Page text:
I acknowledge that is it not easy to be a pessimist in racing as optimism is everywhere. One need only open the trade paper or the racing pages of any of the dailies to see that the coverage of the sport is particularly toothless though there are some exceptions. The Monday Jury, where the Racing Post poses questions to jockeys, trainers and analysts in light of what unfolded on track over the previous seven days is a good example; the questions are invariably met with positive responses, with nary a semblance of doubt never mind criticism.

A negative (or perhaps realistic would be a better word) opinion is rarely ventured in racing journalism, and it is easy to see why; the racing correspondent relies on the co-operation of jockeys and trainers for their copy and to criticise would be seen as spitting in the soup. It is similar with jockeys criticising trainers or horses as it is the former upon whom he relies on for employment. All this is understandable – the dole queue is an unpleasant place – but as punters who want to turn a profit or at least grasp what is going on properly, we need to work against it.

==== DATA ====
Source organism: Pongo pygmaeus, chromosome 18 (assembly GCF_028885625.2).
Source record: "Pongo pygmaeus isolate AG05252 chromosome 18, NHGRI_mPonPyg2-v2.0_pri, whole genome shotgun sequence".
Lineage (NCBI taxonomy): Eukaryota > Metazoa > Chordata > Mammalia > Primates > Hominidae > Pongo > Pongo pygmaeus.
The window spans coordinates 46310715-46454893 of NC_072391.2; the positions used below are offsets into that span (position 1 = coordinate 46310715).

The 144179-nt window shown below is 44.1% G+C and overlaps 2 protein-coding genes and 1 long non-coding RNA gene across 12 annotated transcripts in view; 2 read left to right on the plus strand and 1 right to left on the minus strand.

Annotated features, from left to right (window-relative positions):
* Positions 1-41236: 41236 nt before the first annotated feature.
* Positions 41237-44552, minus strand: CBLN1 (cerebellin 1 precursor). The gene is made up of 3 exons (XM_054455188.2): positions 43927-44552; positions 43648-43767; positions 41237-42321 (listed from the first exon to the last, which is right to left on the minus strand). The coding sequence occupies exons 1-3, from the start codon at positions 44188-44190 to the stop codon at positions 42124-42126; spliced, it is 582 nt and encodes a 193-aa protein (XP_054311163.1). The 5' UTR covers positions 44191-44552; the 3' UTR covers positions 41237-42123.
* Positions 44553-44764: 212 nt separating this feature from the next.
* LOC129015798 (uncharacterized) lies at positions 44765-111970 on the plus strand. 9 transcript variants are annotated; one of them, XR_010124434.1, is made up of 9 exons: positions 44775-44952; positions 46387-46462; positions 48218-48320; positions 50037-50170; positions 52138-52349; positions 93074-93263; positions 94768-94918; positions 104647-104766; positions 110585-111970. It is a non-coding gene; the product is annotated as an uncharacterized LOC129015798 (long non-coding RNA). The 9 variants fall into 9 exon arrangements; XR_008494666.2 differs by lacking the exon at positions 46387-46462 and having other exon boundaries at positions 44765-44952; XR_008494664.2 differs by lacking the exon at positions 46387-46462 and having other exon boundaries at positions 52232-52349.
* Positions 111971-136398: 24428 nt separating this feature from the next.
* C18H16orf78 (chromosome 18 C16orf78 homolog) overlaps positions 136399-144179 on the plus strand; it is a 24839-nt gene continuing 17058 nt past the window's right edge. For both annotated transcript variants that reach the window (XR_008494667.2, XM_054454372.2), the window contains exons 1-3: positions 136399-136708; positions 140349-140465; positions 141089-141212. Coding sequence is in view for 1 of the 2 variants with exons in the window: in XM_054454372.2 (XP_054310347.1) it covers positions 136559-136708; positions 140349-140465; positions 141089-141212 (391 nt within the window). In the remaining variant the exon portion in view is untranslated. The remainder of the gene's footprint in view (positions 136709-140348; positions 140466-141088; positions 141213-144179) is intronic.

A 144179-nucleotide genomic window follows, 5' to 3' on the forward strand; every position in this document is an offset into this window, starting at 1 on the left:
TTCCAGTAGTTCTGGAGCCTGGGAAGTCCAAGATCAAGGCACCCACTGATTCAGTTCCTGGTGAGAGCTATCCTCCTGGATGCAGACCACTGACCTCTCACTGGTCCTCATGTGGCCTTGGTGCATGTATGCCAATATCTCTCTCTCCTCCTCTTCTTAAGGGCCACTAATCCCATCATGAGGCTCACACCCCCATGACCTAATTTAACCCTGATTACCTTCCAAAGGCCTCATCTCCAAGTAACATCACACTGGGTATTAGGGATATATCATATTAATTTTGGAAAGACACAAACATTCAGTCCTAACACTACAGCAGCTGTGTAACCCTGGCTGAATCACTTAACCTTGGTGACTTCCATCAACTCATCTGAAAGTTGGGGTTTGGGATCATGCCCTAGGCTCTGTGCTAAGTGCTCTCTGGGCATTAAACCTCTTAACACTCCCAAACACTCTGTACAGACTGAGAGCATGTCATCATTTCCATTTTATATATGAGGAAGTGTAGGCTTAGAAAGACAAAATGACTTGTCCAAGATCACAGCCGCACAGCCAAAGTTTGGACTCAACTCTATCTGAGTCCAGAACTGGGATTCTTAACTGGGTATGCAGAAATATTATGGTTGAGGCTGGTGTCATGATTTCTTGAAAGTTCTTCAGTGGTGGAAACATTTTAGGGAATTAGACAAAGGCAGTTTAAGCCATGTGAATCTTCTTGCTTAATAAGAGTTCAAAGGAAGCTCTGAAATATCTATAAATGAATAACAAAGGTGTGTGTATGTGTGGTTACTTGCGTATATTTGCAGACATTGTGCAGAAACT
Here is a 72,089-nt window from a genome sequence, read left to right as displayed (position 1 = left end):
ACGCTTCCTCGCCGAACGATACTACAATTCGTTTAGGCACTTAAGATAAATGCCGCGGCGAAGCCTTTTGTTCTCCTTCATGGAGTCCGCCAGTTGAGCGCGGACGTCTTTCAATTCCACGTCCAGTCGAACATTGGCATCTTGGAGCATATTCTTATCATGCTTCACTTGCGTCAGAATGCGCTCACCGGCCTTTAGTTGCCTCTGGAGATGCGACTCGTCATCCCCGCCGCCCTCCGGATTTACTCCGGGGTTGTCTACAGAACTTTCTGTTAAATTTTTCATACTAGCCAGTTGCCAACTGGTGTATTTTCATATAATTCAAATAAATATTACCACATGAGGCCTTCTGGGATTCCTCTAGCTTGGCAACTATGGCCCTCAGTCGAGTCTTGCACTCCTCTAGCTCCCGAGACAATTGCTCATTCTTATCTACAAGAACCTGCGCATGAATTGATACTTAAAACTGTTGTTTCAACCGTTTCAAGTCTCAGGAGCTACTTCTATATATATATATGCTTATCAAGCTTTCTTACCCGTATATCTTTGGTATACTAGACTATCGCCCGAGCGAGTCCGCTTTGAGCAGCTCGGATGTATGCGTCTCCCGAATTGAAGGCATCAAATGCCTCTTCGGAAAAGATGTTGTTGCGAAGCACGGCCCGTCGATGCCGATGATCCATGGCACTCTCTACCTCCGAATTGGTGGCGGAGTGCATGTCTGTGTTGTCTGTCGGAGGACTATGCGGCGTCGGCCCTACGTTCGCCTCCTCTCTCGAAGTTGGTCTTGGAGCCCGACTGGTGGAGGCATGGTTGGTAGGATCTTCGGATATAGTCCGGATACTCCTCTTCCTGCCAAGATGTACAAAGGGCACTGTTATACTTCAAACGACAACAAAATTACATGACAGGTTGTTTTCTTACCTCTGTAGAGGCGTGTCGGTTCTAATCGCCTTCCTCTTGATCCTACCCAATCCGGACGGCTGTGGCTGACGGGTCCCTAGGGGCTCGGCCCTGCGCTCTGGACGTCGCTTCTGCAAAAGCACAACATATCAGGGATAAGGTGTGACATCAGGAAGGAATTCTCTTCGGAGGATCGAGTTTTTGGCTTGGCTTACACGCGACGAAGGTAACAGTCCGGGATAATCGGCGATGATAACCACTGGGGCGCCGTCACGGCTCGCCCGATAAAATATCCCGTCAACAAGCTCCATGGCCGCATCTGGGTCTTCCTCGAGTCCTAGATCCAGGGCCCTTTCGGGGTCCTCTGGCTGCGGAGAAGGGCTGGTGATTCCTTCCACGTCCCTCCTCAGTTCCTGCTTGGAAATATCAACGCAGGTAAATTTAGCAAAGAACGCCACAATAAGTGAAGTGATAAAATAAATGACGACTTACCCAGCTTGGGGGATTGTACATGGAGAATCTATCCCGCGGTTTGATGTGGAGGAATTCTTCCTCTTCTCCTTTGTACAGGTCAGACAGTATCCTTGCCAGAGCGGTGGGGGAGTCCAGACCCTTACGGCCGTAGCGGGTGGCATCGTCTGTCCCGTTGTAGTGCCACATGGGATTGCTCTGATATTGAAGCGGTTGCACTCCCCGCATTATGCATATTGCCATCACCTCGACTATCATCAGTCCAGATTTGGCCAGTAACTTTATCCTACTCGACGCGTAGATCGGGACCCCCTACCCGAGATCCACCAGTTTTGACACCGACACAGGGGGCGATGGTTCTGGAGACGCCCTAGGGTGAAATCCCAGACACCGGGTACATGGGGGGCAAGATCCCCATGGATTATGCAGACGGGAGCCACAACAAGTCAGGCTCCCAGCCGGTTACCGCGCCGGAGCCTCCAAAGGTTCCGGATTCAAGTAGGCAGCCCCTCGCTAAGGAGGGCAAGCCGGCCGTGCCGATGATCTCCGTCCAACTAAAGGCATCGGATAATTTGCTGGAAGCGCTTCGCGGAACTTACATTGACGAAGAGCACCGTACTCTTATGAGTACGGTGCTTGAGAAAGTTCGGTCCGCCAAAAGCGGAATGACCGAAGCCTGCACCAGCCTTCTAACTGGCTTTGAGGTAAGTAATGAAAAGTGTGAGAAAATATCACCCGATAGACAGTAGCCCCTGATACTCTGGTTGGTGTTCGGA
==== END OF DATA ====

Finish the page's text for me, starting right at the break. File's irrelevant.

Perhaps the best example where optimism overcomes pessimism in a disadvantageous way for punters is the ungenuine horse or, put it succinctly, the dog. Charitable types will say that such an animal doesn’t exist or at worst they are suffering from some sort of physical issue – I hope these forgiving kinds are the same with the people in their lives – but for me there are simply some horses that don’t win as frequently as their form entitles them to.

This is not to say that they don’t win as even a broken clock is right twice a day and sometimes circumstances conspire that a dodge cannot but win; the opposition is useless, they find themselves in front before they know it, the pace collapses. But keeping an eye out for those that show temperament, be it awkward head carriage, tail swishing, hanging, finishing weakly or even a poor win/run ratio is one of the best applications of the value of negativity in racing; such horses invariably run well without winning and take up too much of the market on their starts.

One of the central cogs in Burkeman’s wheel of negativity is certainty, or more accurately, our excessive desire for certainty and security. So much do we long for both these things that we are willing to accept even the illusion of such; his example of airport security as a glorified piece of theatre that is unlikely to protect us from a determined terrorist attack is a master-class in logic. I suspect a similar mind-set is at play when punters love backing horses at short prices; even the language is the same, such runners often described as a ‘certainty.’ This applies across the gambling board from the myth of the Cheltenham banker to putting short-priced runners together in accumulators despite much of the evidence about successful punting suggesting that playing away from the head of the market is the way to go.